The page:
NASM CPT 7th Edition Chapter 5: The Nervous, Skeletal, and Muscular Systems
NASM CPT 7th Edition Chapter 5: The Nervous, Skeletal, and Muscular Systems 1

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Chapter Goals:

  • Outline the basic structure and function of the nervous system.
  • Classify the bone and joint types and their associated functions.
  • Make a summary of the structure and function of the muscular system.
  • Be able to identify the effects exercise has on each of the components of the human movement system. 

Introduction to the Human Movement System

Human movement is accomplished through the functional integration of the nervous, skeletal, and muscular systems. These systems work interdependently with each other and produce human movement altogether. 

If one component is not working right, it will affect the other systems and ultimately affect movement in general.

Expectations for the Fitness Professional

The trainer must have a working knowledge of anatomy and physiology to give an accurate fitness assessment, program safe exercise, and answer clients’ questions about their fitness program.

Nervous System

This specialized network of nerves transmits information throughout the body. It provides sensory information, stimulates movement, and keeps the heart and organs working.

Anatomy of the Nervous System

This is one of the many organ systems in the body that is made of a network of specialized cells called neurons that will transmit and coordinate signals, giving a communication network in the body.

Neurons are made up of three parts:   

  • The cell body
  • The axon
  • Dendrites

Central and Peripheral Nervous Systems

The nervous system is made of two divisions: the central and the peripheral nervous systems. The central nervous system comprises the brain and the spinal cord. The rest of the nervous system is the peripheral nervous system.

The PNS can be divided further down into the somatic and the autonomic nervous systems. 

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Functions of the Nervous System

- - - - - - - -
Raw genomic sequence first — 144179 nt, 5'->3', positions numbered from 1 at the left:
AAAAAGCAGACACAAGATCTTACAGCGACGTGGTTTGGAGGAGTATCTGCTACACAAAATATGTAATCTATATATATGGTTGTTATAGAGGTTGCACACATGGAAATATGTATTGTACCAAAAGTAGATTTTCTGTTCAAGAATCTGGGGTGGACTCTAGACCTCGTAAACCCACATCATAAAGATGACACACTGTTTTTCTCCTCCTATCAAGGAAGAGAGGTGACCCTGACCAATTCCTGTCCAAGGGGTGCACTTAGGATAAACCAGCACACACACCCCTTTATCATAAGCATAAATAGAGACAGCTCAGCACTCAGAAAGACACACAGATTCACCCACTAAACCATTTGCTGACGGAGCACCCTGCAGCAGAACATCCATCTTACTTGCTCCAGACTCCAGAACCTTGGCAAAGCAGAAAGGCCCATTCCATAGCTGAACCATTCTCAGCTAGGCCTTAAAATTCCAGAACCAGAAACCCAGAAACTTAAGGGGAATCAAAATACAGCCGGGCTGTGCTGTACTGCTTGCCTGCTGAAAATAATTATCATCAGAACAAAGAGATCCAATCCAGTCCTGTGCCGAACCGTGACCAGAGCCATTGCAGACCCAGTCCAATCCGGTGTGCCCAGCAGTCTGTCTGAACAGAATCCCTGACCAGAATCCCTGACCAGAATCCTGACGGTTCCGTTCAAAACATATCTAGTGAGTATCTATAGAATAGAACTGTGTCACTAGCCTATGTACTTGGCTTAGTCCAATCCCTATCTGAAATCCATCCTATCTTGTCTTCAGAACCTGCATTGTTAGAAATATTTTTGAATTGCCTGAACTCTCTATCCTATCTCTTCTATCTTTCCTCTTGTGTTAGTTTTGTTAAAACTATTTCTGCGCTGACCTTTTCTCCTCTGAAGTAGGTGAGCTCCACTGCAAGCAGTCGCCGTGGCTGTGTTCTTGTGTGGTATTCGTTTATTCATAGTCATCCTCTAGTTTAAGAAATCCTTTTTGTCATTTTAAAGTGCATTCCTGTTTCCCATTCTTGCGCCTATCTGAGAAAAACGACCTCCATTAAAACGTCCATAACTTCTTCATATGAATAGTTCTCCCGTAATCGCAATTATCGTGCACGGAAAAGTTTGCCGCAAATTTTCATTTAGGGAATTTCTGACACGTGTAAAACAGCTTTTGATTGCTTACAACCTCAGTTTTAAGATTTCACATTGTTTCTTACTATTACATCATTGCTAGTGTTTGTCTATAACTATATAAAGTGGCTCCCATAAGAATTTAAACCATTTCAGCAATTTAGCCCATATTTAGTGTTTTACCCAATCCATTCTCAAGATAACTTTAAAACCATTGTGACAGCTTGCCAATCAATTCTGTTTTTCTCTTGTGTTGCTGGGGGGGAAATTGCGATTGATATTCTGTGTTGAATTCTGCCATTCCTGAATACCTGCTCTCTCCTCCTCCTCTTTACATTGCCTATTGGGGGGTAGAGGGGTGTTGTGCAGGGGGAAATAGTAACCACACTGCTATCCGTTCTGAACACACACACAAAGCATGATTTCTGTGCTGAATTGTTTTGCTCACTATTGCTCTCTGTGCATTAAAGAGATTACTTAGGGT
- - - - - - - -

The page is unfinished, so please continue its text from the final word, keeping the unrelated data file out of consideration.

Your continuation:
The three main functions of the nervous system are sensory, integrative, and motor functions. 

Mechanoreceptors are important to grasp for the sake of physical activity knowledge. 

Muscle spindles are the sensory receptors in the muscles that run parallel to the muscle fibers and are sensitive to changes in the muscle length and the rate of those changes.

Golgi tendon organs are specialized sensory receptors that are in the area where the skeletal muscle fibers insert into the tendons of skeletal muscles. 

Joint receptors are in the joint capsule and respond to the joint’s pressure, acceleration, and deceleration.

Nervous System Life Course

The nervous system is constantly developing from birth all the way to older adulthood. Humans also always learn throughout life, but our physical and cognitive abilities decline as we age.

Physical Activity and the Nervous System

The development of motor skills is understood best by considering a 3 step process:

  • First, the client is learning a new skill. They understand the goals of the skill and develop strategies for developing movement and can perform the skill, but with inconsistent performance. 
  • Second, the client starts to understand the skill. Through practice, the skill is refined, and the skill is done with much less error. 
  • Third, we have the mastering the skill. It is done without error for the majority of attempts.

Skeletal System

The system serves many vital functions. It gives our bodies the shape it has, supports and protects the internal organs, creates movement, makes blood for the body, and stores necessary minerals to function.

Division of the Skeletal System

This is going to be divided into the axial and appendicular skeleton. The axial skeleton consists of the skull, rib cage, and vertebral column. The appendicular skeleton is made of around 126 bones in total.

Bones

These have two vital functions to perform. They act as levers where the muscles attach and give a place for the muscle to pull against and then produce movement. The second function is to provide support for the body.

The types of bones we have are long, short, flat, irregular, and sesamoid. 

There are many important bone markings to note that have necessary functions for the movements we go through.

Joints

These joints are formed where one bone articulates with another. They are categorized based on shape, structure, and function.

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The movements that joints can produce are rolling, sliding, and spinning.

Joints are often classified as synovial, nonaxial, condyloid, hinge, saddle, pivot, ball-and-socket, and nonsynovial.